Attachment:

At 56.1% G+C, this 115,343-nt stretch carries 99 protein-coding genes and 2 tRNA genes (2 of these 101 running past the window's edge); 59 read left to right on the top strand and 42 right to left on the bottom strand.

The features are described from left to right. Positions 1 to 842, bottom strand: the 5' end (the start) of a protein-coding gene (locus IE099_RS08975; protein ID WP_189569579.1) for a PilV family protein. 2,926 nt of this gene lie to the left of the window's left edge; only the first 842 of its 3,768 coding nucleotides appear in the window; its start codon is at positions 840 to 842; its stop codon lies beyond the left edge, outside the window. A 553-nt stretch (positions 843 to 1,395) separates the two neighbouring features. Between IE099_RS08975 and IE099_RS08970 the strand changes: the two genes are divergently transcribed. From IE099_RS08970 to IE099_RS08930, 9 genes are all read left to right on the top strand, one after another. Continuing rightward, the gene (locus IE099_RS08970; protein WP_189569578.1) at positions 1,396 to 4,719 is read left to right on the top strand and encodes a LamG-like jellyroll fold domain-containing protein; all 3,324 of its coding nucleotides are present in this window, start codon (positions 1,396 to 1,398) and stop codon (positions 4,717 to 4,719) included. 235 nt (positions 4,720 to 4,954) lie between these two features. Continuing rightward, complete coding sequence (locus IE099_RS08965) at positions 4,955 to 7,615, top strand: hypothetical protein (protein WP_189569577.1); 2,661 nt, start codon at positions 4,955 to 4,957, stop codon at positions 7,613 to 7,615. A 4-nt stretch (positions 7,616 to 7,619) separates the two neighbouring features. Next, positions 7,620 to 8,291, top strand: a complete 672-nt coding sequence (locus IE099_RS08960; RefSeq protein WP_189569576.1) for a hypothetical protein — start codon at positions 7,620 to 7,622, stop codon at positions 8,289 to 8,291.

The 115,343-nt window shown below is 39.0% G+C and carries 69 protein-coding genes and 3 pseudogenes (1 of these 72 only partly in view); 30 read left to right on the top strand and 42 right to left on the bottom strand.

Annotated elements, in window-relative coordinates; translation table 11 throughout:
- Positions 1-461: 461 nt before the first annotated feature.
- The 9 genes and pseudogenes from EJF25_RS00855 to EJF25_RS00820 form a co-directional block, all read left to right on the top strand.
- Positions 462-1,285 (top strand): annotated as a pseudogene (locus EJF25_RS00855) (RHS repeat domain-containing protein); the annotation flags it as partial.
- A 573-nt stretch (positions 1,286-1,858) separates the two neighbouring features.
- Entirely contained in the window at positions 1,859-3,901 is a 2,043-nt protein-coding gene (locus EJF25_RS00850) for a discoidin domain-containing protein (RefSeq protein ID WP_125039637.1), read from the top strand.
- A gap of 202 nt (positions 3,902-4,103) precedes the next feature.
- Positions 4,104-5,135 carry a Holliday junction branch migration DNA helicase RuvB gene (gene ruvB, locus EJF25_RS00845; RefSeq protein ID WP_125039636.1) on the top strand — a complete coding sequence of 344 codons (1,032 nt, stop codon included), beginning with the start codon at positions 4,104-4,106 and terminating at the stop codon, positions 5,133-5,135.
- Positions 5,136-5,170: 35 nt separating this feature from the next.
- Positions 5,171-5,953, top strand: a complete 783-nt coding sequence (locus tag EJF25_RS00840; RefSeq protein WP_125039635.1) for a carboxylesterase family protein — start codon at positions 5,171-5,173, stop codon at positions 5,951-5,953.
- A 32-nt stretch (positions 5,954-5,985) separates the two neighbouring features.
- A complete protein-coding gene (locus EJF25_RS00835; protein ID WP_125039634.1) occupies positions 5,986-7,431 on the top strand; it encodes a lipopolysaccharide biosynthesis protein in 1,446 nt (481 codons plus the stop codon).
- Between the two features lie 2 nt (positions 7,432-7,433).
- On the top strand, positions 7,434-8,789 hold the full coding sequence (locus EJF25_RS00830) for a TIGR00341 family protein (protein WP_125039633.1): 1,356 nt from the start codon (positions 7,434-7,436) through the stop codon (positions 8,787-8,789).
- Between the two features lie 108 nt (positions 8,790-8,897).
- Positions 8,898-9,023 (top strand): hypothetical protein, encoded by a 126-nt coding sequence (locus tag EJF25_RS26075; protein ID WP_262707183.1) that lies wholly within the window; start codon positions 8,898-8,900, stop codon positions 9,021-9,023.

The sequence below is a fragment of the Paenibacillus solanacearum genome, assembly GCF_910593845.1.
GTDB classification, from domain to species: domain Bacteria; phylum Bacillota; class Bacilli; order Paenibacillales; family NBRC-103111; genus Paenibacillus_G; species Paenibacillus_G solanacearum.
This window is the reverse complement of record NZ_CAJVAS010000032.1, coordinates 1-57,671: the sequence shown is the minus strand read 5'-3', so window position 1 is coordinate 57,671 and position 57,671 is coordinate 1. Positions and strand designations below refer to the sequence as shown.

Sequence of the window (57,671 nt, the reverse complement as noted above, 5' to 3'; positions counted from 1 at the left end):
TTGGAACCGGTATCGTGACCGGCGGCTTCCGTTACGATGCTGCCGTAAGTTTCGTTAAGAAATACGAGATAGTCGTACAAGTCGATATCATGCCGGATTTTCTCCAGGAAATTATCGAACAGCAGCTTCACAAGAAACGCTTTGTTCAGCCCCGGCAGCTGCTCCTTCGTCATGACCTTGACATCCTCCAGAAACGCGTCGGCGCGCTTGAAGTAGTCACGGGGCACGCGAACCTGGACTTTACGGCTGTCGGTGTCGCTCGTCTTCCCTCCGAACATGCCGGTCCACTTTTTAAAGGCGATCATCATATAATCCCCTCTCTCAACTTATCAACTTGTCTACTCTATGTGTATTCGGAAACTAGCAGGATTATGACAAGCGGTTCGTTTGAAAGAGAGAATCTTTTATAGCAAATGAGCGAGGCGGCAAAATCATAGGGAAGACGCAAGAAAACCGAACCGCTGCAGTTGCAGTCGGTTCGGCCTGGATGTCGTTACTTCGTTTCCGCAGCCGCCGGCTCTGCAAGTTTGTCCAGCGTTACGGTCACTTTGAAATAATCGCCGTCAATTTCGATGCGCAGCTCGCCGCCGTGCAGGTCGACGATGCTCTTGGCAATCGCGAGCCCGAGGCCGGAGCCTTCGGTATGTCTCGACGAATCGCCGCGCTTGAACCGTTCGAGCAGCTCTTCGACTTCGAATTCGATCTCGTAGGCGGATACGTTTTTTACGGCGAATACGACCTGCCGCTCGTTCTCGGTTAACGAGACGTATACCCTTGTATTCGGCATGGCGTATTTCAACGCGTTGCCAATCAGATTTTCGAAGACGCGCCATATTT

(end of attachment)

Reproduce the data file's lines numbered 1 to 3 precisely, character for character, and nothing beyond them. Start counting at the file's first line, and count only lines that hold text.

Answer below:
At 56.1% G+C, this 115,343-nt stretch carries 99 protein-coding genes and 2 tRNA genes (2 of these 101 running past the window's edge); 59 read left to right on the top strand and 42 right to left on the bottom strand.

The features are described from left to right. Positions 1 to 842, bottom strand: the 5' end (the start) of a protein-coding gene (locus IE099_RS08975; protein ID WP_189569579.1) for a PilV family protein. 2,926 nt of this gene lie to the left of the window's left edge; only the first 842 of its 3,768 coding nucleotides appear in the window; its start codon is at positions 840 to 842; its stop codon lies beyond the left edge, outside the window. A 553-nt stretch (positions 843 to 1,395) separates the two neighbouring features. Between IE099_RS08975 and IE099_RS08970 the strand changes: the two genes are divergently transcribed. From IE099_RS08970 to IE099_RS08930, 9 genes are all read left to right on the top strand, one after another. Continuing rightward, the gene (locus IE099_RS08970; protein WP_189569578.1) at positions 1,396 to 4,719 is read left to right on the top strand and encodes a LamG-like jellyroll fold domain-containing protein; all 3,324 of its coding nucleotides are present in this window, start codon (positions 1,396 to 1,398) and stop codon (positions 4,717 to 4,719) included. 235 nt (positions 4,720 to 4,954) lie between these two features. Continuing rightward, complete coding sequence (locus IE099_RS08965) at positions 4,955 to 7,615, top strand: hypothetical protein (protein WP_189569577.1); 2,661 nt, start codon at positions 4,955 to 4,957, stop codon at positions 7,613 to 7,615. A 4-nt stretch (positions 7,616 to 7,619) separates the two neighbouring features. Next, positions 7,620 to 8,291, top strand: a complete 672-nt coding sequence (locus IE099_RS08960; RefSeq protein WP_189569576.1) for a hypothetical protein — start codon at positions 7,620 to 7,622, stop codon at positions 8,289 to 8,291.

The 115,343-nt window shown below is 39.0% G+C and carries 69 protein-coding genes and 3 pseudogenes (1 of these 72 only partly in view); 30 read left to right on the top strand and 42 right to left on the bottom strand.